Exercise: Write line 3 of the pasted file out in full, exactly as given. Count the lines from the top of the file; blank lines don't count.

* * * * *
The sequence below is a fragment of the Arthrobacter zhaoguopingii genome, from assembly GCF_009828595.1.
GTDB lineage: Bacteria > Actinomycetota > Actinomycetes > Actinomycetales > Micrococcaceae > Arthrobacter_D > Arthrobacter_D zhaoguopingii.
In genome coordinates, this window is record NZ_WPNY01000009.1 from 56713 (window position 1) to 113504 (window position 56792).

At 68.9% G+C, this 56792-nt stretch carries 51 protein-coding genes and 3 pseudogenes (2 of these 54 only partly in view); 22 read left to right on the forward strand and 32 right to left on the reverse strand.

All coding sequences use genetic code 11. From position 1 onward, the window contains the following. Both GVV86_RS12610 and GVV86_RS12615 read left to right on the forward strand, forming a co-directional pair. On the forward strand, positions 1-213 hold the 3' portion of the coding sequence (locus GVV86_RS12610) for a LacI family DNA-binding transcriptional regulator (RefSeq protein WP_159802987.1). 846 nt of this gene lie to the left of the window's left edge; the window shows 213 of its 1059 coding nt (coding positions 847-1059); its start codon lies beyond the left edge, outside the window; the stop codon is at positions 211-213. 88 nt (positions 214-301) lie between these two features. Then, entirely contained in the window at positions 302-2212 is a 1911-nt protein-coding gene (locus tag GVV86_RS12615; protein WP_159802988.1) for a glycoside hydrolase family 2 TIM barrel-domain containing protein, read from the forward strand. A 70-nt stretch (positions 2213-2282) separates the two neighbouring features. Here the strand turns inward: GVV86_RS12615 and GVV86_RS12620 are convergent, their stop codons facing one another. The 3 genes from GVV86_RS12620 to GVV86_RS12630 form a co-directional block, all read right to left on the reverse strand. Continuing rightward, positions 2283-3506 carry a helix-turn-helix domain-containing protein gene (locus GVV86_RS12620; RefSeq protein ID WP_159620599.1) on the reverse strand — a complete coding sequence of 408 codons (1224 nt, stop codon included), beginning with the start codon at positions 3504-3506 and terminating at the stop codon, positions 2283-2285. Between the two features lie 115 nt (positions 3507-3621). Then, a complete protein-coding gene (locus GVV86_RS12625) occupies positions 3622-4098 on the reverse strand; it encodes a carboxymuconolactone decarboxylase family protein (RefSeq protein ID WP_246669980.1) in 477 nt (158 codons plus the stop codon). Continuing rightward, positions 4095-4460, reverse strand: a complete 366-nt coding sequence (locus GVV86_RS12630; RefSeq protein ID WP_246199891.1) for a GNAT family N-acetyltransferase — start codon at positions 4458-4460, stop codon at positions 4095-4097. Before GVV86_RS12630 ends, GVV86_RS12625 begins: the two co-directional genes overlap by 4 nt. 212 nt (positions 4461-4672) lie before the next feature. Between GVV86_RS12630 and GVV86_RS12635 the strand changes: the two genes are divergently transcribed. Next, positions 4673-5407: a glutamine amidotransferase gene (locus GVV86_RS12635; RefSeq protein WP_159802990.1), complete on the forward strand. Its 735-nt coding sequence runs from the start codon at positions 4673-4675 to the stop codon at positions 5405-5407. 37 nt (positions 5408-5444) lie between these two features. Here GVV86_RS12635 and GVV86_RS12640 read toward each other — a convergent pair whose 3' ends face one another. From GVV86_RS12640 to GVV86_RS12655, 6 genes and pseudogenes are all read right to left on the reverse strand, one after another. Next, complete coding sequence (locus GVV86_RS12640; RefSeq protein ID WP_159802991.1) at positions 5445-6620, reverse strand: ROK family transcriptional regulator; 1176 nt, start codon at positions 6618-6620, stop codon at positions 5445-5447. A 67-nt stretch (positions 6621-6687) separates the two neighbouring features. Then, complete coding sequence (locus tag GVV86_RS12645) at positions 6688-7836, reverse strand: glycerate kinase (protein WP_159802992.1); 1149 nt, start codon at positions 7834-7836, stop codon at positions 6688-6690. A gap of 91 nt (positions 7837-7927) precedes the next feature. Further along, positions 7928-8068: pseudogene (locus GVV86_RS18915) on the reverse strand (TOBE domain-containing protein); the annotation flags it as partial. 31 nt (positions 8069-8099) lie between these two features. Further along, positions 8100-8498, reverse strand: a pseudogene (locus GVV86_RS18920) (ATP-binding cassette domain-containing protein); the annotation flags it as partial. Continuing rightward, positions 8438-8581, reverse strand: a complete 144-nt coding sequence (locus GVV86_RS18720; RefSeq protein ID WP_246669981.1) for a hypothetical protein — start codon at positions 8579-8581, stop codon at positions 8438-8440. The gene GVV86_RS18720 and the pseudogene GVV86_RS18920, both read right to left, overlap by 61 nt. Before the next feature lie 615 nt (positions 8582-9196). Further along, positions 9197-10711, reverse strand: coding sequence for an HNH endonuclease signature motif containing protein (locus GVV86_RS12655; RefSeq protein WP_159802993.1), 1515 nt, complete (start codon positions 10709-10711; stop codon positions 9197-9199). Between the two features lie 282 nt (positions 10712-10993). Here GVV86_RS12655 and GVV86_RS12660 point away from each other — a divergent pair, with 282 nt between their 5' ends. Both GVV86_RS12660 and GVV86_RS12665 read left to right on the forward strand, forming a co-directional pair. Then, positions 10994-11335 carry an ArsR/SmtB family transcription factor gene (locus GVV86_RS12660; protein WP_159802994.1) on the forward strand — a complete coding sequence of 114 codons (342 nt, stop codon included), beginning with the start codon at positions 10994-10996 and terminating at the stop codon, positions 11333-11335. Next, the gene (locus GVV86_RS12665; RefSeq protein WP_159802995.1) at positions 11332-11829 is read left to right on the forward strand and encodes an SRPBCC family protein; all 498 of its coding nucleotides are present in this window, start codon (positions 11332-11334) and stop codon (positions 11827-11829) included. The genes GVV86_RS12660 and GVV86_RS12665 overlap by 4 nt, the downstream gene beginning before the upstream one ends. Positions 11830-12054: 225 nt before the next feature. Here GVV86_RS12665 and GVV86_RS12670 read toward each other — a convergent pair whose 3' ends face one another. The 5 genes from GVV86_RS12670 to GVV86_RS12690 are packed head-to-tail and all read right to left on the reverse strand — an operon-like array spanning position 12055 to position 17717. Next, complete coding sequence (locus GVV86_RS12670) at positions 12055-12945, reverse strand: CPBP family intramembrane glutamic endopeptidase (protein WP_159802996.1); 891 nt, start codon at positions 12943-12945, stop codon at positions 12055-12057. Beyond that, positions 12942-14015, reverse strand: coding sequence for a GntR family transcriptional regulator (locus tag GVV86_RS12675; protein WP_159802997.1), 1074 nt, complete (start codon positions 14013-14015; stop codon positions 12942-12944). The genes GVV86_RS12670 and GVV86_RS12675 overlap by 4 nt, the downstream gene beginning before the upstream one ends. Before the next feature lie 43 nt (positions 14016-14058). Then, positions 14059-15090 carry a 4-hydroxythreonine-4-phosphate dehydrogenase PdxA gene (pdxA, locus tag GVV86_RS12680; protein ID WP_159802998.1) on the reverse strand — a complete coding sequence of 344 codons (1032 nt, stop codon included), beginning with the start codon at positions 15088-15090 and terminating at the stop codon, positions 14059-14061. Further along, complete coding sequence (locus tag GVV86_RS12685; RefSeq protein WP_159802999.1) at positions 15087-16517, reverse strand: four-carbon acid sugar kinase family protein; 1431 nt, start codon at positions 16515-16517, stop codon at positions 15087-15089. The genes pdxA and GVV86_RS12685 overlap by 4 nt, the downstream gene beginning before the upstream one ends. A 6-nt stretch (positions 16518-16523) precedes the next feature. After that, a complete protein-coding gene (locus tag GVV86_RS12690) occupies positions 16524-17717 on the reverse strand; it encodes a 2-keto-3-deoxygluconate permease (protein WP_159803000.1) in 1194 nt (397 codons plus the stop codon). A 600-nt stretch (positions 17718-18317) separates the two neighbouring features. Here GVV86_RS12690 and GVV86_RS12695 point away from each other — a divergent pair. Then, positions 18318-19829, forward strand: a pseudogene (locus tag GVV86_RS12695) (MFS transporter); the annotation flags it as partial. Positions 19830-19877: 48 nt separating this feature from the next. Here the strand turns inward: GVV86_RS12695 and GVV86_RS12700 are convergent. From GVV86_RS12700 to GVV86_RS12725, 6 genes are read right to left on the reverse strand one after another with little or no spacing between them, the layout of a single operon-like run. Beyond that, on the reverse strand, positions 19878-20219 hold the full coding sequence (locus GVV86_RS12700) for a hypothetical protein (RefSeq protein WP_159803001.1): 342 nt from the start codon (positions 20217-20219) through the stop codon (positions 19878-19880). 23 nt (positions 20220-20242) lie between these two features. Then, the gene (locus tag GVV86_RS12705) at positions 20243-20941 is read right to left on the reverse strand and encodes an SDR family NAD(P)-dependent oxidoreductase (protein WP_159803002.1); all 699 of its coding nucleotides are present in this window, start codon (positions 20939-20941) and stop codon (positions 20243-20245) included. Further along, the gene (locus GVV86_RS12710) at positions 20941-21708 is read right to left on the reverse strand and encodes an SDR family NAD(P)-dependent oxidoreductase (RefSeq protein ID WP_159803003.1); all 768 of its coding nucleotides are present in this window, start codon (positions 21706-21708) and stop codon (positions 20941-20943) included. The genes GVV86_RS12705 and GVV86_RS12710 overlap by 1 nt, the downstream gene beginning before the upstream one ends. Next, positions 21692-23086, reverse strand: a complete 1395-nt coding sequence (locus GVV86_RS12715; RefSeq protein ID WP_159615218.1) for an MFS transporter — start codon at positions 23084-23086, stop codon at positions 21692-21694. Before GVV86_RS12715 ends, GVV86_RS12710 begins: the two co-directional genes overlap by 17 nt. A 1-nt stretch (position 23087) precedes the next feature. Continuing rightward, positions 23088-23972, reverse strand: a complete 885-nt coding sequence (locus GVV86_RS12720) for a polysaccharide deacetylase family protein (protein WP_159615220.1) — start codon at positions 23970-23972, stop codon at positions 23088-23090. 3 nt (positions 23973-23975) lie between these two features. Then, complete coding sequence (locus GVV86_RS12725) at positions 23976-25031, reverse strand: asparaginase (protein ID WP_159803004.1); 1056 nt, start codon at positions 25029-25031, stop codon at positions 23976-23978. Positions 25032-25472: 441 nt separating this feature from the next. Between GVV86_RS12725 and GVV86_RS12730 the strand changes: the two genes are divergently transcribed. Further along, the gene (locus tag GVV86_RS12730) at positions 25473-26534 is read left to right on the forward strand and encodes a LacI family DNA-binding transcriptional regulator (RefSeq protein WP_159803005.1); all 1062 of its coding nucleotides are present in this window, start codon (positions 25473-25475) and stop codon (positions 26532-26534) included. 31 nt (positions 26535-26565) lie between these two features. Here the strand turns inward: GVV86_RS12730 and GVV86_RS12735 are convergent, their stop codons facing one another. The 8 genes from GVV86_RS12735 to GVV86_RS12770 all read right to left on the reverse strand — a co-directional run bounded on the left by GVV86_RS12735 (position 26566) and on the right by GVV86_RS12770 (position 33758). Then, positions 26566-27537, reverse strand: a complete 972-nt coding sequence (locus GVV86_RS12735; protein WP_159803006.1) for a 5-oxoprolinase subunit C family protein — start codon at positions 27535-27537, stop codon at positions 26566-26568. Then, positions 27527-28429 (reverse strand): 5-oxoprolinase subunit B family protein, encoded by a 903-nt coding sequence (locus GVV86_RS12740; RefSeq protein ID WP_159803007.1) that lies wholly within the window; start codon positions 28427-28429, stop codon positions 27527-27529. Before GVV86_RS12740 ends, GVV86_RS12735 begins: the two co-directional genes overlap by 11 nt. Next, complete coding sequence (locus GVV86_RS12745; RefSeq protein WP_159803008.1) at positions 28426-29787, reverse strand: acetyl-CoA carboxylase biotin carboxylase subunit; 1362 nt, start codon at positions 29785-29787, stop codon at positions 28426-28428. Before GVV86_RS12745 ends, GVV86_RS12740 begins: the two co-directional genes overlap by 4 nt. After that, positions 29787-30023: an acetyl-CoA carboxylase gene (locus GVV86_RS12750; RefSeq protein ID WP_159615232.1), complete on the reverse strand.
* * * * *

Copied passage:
In genome coordinates, this window is record NZ_WPNY01000009.1 from 56713 (window position 1) to 113504 (window position 56792).